I’ve noticed that the gold standard in Microfinance research seems to be the “randomized control trial”, offering an unsurpassed level of experimental sophistication. From a statistical viewpoint, a randomized trial of a sufficiently large population allows researchers to ascribe causality. This is important in the impact evaluation of a policy.
While RCTs may be new to economics, they are nothing new to the natural sciences which have for a long time emphasized the importance of randomization. However, trials in the natural sciences (especially medicine and theoretical physics) control two one other crucial biases – the placebo effect and observer expectation. This is accomplished through the “double-blind trial” in which neither the sample nor the researcher know whether they belong to the trial or the experiment.
This is incredibly easier in the natural sciences (after all, the whole treatment is contained in a pill, and easy to replicate). However, recent speculation, suggests that the placebo effect might be quite as present and important for economic issues. The economist Tyler Cowen even suggests that the placebo effect could be employed to overcome issues of macroeconomic importance such as consumer confidence.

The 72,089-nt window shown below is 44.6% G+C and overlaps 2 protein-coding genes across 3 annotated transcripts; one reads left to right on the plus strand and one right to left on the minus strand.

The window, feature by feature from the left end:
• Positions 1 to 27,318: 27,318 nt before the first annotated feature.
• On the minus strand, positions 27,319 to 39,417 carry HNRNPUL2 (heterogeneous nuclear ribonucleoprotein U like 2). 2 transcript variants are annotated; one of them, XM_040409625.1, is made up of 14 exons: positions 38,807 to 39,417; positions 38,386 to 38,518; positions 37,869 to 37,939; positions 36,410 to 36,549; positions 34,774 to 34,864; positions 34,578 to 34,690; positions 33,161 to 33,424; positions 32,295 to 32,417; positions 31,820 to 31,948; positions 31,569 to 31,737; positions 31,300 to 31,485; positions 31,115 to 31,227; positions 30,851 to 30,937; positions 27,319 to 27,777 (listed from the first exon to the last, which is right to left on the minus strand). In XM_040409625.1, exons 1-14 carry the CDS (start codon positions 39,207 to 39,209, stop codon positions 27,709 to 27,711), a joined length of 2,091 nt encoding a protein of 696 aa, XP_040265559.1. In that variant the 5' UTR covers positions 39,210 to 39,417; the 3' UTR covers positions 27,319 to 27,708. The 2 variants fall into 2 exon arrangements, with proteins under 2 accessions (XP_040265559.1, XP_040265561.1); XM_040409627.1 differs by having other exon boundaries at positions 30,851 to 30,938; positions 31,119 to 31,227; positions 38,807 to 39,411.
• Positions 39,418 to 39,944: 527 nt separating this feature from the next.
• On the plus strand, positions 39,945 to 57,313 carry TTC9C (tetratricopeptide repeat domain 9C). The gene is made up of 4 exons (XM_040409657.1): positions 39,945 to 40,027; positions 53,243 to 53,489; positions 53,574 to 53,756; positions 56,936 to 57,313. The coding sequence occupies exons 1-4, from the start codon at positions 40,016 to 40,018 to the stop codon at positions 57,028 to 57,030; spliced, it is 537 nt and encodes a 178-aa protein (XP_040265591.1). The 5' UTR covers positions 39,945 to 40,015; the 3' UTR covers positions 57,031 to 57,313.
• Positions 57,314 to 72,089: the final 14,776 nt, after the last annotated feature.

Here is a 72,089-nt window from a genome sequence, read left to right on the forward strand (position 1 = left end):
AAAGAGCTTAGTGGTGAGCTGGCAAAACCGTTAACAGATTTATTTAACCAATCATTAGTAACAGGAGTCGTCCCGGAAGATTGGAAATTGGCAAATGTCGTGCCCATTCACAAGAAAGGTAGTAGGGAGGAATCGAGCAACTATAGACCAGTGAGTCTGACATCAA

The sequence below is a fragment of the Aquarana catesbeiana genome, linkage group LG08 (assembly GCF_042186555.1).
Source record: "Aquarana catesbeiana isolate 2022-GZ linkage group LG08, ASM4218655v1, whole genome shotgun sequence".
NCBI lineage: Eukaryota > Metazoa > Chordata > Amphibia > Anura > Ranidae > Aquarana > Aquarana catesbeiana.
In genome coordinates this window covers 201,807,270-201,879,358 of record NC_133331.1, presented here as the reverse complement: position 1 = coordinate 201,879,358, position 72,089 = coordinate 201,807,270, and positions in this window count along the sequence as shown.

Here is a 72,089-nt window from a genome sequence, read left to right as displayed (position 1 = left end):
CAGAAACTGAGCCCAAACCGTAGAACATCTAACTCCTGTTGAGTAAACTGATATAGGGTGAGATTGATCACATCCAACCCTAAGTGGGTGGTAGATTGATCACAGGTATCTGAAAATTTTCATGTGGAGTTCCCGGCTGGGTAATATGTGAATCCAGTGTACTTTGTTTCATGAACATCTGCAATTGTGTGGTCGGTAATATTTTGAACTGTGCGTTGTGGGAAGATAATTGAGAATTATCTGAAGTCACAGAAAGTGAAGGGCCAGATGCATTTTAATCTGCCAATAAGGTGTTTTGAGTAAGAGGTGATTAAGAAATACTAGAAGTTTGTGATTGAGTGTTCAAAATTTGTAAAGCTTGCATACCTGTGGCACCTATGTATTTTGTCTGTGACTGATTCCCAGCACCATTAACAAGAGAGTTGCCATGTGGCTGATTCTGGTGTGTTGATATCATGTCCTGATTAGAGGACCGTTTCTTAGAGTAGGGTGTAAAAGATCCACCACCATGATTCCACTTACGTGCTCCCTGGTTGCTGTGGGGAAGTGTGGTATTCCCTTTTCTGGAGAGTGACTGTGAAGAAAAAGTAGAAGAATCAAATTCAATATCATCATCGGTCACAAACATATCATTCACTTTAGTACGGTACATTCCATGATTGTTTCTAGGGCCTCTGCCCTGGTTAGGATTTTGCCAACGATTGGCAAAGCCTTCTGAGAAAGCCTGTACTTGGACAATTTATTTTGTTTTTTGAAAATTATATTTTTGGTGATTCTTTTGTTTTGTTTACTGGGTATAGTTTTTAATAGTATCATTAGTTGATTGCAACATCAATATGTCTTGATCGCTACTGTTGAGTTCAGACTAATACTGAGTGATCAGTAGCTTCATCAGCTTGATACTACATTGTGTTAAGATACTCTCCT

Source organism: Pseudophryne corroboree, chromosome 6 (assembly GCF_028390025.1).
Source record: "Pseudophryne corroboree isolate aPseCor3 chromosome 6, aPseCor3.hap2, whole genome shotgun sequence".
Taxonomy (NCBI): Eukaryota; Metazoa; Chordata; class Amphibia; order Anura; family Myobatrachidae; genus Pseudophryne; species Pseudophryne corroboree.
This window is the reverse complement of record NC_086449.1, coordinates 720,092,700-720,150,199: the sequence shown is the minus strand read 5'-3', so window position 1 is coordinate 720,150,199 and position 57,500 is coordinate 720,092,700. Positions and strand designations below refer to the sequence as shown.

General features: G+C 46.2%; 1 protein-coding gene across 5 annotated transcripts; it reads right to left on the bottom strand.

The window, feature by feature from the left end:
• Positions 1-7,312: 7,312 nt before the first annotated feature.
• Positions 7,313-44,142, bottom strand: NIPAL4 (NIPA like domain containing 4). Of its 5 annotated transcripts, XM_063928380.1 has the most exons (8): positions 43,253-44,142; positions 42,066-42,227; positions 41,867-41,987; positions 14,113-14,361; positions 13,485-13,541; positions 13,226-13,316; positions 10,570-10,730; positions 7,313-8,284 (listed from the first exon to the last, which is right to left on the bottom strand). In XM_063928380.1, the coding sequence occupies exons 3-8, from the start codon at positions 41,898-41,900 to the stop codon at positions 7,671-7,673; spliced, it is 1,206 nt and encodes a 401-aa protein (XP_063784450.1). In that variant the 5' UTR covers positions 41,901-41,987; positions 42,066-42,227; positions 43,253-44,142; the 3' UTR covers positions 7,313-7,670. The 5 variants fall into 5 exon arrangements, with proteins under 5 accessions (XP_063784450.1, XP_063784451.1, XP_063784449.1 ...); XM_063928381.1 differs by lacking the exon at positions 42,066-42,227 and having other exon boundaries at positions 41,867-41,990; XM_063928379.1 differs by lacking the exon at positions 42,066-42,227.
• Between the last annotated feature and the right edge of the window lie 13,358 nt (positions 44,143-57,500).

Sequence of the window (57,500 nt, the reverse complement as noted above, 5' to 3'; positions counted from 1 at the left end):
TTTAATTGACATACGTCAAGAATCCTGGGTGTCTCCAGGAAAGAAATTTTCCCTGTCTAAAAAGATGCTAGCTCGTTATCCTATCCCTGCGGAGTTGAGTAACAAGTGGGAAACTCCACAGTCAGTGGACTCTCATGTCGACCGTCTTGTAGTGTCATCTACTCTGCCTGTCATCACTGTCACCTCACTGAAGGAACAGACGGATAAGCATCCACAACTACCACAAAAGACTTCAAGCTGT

Is there a chance (researchers please comment) that this effect applies somehow to microfinance trials as well? Placebo effect, after all, is a result of expectation – do these trials somehow form an expectation that is self-fulfilling as it is in medicine?
Double-blind trials achieve one other thing – remove observer-expectation bias. Modern physics lends a beautiful example of how elegant research design can overcome this bias. In neutrino experiments, researchers have a bias of the total number of neutrinos, N, that they expect to see. Therefore, even if many different researchers are shown the whole sample, the observation would systematically conform to the expectation. Rather, each researcher is only shown a theoretically meaningless N’, which is a random fraction of the total sample. Because this is a meaningless value, there exists no expectation and hence the overall value (an aggregate of each answer) is not biased.
I wonder if something similar can be done in microfinance. I am not familiar enough with the actual research methodology to comment, but would be interested to hear from researchers regarding the above two points. And, if theoretically it is possible to conduct a double-blinded RCT – is it practically possible, or would it take too much effort. Inevitably a double-blinded trial has a large financial burden, but in medicine I would never trust to be reliable anything that has not been rigorously tested in a double-blinded setting. Would you say the same about economics?